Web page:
The beacon and the Raine Island Corporation[edit]

The waters around the island were treacherous for early European navigators. More than thirty shipwrecks can be found off the coast of the island including HMS Pandora, a vessel that in 1791 was involved in the capture of a group of mutineers from HMS Bounty.[1][9] As a consequence, the beacon was built by convict labour in 1844, on the orders of the British Admiralty. It is the oldest European structure in the Australian tropics. The stone used in its construction was quarried from the island's phosphate rock, the timber salvaged from shipwrecks, and shells burnt to make lime for mortar. The structure took four months to complete. While the beacon never served as a lighthouse, it is visible over 13 nautical miles (24 km) from the island.

Over the years the structure deteriorated; undermining, stone bedding loss, natural erosion, harsh weather and lightning strikes all contributed to its dilapidation.[10] In 1988 the Raine island Corporation carried out repairs to secure the structure, for which it was honoured with the Australian Bicentennial National Trust of Queensland John Herbert Award for Excellence in Heritage Conservation.[10] The beacon is considered one of the most important historical monuments in the Great Barrier Reef Marine Park and is listed on the Queensland Heritage Register and the Commonwealth Register of the National Estate.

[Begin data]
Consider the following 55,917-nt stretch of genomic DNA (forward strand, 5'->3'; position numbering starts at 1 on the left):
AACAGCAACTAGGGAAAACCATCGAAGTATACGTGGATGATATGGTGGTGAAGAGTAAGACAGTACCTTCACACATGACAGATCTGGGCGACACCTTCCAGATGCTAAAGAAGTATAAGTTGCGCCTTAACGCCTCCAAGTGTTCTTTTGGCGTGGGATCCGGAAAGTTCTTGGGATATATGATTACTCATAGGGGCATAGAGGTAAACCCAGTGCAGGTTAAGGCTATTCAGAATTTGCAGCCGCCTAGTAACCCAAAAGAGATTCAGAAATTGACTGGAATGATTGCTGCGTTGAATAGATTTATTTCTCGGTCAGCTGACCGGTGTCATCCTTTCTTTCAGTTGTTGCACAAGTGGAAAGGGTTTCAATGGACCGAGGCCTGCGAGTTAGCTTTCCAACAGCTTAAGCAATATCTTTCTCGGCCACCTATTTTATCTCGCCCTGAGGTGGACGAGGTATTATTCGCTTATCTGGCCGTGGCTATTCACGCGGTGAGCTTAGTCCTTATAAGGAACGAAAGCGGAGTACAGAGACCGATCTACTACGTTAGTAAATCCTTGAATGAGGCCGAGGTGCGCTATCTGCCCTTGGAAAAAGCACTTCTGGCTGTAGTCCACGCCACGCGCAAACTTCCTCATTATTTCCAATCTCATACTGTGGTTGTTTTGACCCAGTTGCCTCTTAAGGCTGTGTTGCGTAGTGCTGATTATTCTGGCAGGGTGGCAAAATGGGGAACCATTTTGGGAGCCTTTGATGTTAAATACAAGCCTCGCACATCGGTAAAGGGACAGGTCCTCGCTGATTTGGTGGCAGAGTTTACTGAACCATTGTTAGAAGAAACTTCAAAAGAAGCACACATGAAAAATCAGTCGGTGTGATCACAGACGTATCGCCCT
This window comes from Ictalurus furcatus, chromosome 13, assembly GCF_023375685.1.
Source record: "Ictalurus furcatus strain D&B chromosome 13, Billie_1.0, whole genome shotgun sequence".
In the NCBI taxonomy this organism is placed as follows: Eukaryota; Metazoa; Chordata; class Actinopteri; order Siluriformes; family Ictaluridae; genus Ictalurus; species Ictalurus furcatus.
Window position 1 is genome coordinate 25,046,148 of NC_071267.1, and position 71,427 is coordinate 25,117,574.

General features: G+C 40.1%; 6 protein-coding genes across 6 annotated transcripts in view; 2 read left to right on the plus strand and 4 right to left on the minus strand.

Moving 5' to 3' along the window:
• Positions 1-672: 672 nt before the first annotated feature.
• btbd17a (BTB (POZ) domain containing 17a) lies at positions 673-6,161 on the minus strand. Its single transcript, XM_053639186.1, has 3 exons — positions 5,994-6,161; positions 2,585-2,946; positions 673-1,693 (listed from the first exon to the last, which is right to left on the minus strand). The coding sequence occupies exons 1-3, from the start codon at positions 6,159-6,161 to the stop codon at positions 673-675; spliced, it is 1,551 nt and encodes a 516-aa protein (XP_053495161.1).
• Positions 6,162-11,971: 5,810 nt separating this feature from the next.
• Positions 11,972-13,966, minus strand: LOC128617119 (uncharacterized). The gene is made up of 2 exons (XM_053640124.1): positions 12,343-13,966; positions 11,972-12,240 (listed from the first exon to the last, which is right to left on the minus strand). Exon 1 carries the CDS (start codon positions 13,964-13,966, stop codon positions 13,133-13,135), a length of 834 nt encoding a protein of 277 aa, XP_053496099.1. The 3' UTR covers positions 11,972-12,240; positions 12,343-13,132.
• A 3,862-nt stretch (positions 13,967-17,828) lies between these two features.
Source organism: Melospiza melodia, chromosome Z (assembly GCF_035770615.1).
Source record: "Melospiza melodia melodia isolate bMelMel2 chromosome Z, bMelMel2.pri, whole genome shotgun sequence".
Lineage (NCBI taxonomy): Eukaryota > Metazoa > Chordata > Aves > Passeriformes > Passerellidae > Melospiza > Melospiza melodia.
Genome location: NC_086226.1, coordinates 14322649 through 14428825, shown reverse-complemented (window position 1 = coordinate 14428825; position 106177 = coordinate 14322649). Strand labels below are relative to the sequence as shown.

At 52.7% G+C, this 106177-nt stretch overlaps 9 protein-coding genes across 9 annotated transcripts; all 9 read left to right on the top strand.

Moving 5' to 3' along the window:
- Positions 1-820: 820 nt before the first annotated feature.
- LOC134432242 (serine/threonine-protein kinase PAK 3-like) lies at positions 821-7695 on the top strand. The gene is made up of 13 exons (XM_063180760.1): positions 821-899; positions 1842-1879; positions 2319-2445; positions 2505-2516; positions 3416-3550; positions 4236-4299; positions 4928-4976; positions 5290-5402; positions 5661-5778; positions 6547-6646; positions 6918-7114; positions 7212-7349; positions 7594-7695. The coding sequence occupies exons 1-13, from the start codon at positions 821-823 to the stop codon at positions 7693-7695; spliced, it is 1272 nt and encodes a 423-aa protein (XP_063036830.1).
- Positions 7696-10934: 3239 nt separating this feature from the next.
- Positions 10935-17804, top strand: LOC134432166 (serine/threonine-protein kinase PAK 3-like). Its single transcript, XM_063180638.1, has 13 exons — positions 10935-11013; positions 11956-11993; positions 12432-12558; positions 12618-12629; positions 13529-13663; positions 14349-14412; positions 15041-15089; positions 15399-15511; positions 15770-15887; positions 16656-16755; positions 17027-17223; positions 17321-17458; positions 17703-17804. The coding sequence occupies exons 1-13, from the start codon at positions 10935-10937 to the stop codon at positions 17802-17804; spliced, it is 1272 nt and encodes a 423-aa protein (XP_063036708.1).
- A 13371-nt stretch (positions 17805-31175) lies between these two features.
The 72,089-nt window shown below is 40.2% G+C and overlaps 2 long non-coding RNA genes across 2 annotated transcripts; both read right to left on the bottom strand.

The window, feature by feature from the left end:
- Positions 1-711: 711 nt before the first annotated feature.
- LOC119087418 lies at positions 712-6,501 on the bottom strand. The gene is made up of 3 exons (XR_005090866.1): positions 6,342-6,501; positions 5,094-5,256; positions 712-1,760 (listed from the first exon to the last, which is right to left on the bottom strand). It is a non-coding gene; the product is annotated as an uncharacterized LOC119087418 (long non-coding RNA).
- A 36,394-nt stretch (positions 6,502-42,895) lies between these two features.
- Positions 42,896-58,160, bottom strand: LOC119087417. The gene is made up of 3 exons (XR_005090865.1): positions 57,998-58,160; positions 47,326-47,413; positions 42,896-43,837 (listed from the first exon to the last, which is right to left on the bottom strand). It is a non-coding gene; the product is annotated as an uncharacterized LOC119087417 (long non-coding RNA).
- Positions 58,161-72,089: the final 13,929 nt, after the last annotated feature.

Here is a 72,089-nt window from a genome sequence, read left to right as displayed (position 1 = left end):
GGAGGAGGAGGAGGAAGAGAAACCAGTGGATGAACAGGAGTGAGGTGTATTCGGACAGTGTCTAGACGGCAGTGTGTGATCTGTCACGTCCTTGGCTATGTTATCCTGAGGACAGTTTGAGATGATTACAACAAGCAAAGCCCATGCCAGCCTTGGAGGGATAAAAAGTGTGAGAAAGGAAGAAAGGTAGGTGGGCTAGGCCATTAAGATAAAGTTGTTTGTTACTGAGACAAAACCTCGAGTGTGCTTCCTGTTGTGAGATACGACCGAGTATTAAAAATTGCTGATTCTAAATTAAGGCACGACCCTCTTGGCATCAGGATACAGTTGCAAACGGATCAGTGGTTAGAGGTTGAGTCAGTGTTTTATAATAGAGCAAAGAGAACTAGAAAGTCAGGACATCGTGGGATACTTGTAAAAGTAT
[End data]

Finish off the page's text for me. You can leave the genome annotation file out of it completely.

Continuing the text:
The Raine Island Corporation was a self-funding statutory authority established under the auspices of the Meaker Trust (Raine Island Research) Act 1981. The Corporation's goals were to promote research into, and to ensure the preservation and protection of, the natural and cultural heritage resources of Raine Island, the Moulter and Maclennan Cays and the surrounding seas. The Act was revoked in 2005, the Corporation disbanded, and the gifted funds redirected elsewhere for other purposes[citation needed].

National Park (Scientific)[edit]

In August 2007 Raine Island, along with the neighbouring Moulter and MacLennan Cays, was declared a National Park (Scientific) under Queensland's Nature Conservation Act 1992.[8]

"Not only does Raine Island have the largest known green turtle rookery in the world with tens of thousands of turtles coming to lay their eggs each year, it is home to the endangered herald petrel and the vulnerable red-tailed tropic bird and is arguably the most significant seabird rookery on the Great Barrier Reef,"